Purpose of review
Inflammatory bowel disease (IBD) is associated with bone loss leading to osteoporosis and increased fracture risk. Bone loss is the result of changes in the balanced process of bone remodeling. Immune cells and cytokines play an important role in the process of bone remodeling and it is therefore not surprising that cytokines as observed in IBD are involved in bone pathology. This review discusses the role of cytokines in IBD-associated bone loss, including the consequences for treatment.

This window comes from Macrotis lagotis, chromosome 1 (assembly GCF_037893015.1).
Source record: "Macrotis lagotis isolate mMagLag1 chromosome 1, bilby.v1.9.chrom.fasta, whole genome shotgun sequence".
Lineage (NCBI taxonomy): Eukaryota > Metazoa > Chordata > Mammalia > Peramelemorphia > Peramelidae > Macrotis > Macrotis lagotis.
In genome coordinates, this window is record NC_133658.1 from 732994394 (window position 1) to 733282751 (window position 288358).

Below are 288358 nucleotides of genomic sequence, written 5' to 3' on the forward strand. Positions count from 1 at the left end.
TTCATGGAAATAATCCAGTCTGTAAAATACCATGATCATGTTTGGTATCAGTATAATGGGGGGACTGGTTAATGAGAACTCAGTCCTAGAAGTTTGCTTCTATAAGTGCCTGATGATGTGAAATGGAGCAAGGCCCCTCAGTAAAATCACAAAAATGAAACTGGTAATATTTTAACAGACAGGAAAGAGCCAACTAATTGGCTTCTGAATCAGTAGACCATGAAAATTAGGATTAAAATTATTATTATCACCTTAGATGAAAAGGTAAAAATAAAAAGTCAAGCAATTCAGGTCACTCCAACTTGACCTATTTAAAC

Many studies have been conducted that showed the effect of a single cytokine on bone cells in vitro, including interleukin (IL)-1β, IL-6, IL-8, IL-12/IL-23, IL-17, IL-18, IL-32 and interferon-γ. Recently new members of the IL-1 family (IL-1F) have been related to IBD but the consequences for bone health remain uncertain.
Overall, patients have to deal with a cocktail of cytokines, present in their serum. The combination of cytokines can affect bone cells differently compared to the effects of a single cytokine. This implicates that treatment, focused on reducing the inflammation could work best for bone health as well. Vitamin D might also play a role in this.